New Studies Doubt Chronic Fatigue's Link to Virus

Two new studies add to the mounting evidence suggesting chronic fatigue syndrome is not caused by the virus XMRV, as has been previously theorized.

In 2009, a group of scientists caused a stir when they reported that about two-thirds of patients with the mysterious disease had XMRV, a mouse retrovirus, in their blood. That study, published in the journal Science, led to hope that a cause of chronic fatigue syndrome had finally been found. However, further studies were unable to confirm those findings.

This week the same journal is publishing two papers and an editorial that question the validity of the 2009 study, saying that laboratory contamination may have been to blame.

In one of the new studies, researchers testedNew Test May Screen Donated Blood for Fatal Disease-Causing Proteins blood samples from 61 patients with chronic fatigue syndrome, including 43 samples from patients who had tested positive for the virus. The new study found no trace of the virus.

"There is no evidence of this mouse virus in human blood," study researcher Dr. Jay Levy, a professor at the University of California, San Francisco, said in a statement. Researchers need to continue to look for the real causes of chronic fatigue syndrome, he said.

The second study suggests the virus originally arose inside laboratories in the 1990s when two other mouse viruses joined together.

The two new studies make it almost impossible to deny that the 2009 finding was an error, said Mary Ann Fletcher, a professor at the University of Miami Miller School of Medicine, who has studied possible causes of chronic fatigue syndrome. "I don't think anybody's implying mal-intent," Fletcher said. "It's just a laboratory mistake."

However, others say it's too soon to make conclusions about the virus and chronic fatigue syndrome. The National Institutes of Health (NIH) is sponsoring several studies to carefully examine the link, and we should wait for those results, said Leonard Jason, a professor of psychology at DePaul University in Chicago who studies chronic fatigue syndrome.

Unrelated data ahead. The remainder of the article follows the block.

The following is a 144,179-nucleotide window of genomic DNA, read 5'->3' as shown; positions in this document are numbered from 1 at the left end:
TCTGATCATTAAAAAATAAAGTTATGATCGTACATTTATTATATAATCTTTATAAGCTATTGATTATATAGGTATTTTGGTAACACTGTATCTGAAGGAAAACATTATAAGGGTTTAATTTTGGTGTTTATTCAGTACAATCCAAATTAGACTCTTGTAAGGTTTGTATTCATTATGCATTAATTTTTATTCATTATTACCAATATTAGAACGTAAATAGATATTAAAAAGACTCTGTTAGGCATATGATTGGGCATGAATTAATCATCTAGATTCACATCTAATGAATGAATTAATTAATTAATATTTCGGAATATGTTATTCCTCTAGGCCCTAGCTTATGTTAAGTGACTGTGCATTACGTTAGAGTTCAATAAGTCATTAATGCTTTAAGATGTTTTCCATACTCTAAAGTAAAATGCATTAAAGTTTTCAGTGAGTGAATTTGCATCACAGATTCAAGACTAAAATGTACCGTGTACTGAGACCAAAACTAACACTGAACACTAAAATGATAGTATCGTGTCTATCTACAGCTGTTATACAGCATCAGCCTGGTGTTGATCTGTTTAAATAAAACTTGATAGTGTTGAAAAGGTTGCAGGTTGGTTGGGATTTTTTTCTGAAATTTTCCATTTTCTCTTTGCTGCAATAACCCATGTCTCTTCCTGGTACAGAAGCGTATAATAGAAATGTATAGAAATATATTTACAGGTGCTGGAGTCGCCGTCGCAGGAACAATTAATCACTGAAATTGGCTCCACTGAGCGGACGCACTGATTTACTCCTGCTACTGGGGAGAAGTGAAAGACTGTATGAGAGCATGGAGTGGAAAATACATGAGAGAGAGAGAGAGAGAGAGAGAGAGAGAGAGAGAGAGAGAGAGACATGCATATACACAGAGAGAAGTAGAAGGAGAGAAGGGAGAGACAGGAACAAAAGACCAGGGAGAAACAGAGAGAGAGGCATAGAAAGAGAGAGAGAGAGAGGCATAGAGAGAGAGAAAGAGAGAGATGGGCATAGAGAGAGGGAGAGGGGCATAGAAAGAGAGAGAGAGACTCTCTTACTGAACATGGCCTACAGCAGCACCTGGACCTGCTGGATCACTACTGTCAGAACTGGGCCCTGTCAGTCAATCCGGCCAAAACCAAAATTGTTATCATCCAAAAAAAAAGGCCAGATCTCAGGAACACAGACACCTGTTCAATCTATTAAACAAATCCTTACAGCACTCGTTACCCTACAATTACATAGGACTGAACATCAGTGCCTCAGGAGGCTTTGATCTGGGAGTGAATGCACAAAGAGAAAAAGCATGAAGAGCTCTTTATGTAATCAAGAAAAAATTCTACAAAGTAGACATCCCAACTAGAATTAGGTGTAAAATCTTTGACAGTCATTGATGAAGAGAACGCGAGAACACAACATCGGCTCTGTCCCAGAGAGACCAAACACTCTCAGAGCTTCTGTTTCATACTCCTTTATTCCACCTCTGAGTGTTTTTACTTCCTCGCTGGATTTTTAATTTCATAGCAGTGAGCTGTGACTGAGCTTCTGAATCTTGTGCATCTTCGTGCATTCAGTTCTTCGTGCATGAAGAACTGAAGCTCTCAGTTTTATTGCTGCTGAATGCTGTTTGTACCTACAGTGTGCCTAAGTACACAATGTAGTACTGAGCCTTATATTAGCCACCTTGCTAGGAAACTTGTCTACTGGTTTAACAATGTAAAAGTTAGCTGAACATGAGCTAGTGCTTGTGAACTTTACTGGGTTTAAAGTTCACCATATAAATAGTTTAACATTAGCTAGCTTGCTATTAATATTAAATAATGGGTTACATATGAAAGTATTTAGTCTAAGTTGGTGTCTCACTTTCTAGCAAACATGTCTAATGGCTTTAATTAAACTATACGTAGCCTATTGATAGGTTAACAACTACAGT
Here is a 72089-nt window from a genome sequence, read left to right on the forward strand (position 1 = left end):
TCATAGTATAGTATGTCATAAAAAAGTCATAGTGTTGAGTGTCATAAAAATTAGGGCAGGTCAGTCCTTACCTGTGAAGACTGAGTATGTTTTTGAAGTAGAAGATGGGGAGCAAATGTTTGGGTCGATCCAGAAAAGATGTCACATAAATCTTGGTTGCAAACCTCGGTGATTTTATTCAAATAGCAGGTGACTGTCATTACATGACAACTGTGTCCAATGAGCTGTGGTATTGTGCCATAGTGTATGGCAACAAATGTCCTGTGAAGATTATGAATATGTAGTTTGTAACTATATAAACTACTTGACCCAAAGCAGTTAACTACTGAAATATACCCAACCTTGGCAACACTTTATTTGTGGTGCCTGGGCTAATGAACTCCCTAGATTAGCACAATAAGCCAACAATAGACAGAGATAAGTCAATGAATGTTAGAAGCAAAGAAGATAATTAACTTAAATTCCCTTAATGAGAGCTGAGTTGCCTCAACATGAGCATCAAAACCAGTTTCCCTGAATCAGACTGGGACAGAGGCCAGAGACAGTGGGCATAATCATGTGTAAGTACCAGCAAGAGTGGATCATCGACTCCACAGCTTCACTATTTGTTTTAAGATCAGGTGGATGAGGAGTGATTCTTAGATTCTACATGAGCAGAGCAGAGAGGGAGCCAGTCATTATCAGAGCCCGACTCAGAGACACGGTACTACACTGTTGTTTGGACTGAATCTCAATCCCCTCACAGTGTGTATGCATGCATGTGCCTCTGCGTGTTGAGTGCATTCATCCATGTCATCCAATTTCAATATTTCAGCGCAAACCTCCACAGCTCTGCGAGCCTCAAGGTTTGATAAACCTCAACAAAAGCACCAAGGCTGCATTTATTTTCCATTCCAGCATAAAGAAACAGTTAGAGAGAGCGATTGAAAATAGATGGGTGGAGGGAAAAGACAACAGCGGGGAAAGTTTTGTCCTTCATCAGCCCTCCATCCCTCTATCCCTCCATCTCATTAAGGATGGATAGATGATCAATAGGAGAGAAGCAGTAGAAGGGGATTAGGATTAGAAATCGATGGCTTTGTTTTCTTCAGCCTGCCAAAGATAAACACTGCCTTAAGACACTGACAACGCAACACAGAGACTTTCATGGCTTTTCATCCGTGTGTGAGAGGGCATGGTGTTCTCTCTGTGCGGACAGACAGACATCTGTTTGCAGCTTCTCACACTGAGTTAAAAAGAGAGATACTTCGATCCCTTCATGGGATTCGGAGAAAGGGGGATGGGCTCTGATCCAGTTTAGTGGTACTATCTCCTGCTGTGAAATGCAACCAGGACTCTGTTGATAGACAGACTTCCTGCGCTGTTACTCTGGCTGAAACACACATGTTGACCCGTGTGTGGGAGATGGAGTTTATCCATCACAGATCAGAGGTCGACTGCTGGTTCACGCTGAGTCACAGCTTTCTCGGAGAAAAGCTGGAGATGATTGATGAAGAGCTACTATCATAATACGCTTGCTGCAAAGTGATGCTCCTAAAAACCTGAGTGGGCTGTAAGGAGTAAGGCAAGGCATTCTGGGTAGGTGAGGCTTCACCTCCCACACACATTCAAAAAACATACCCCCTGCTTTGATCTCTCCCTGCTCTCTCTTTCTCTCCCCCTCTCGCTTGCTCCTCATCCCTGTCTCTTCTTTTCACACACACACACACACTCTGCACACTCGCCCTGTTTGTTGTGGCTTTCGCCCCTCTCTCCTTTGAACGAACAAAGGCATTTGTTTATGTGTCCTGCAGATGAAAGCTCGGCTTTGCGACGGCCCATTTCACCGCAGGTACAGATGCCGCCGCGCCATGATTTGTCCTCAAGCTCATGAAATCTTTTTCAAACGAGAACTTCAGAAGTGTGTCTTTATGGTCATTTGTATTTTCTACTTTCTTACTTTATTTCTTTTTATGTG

"There's lot of controversy, [and] lots of circumstantial information," Jason said. "Let's wait for the science to be finished on this issue," he said. Those studies could be available in the year, he said.

It could be that another infectious agent is responsible, Fletcher said. For example, many in the field believe the Epstein-Barr virus may play a role in triggering the disorder. Research into possible infectious causes of chronic fatigue syndrome should continue, she said.

Chronic fatigue syndrome is characterized by extreme fatigue for at least six months that is not alleviated by rest, and cannot be explained by other conditions, according to the Centers for Disease Control and Prevention. It affects about 1 million to 4 million people in the United States, and 17 million worldwide, according to the NIH.

Pass it on: Two new studies call into question the link between chronic fatigue syndrome and XMRV.

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Rachael Rettner

Rachael is a Live Science contributor, and was a former channel editor and senior writer for Live Science between 2010 and 2022. She has a master's degree in journalism from New York University's Science, Health and Environmental Reporting Program. She also holds a B.S. in molecular biology and an M.S. in biology from the University of California, San Diego. Her work has appeared in Scienceline, The Washington Post and Scientific American.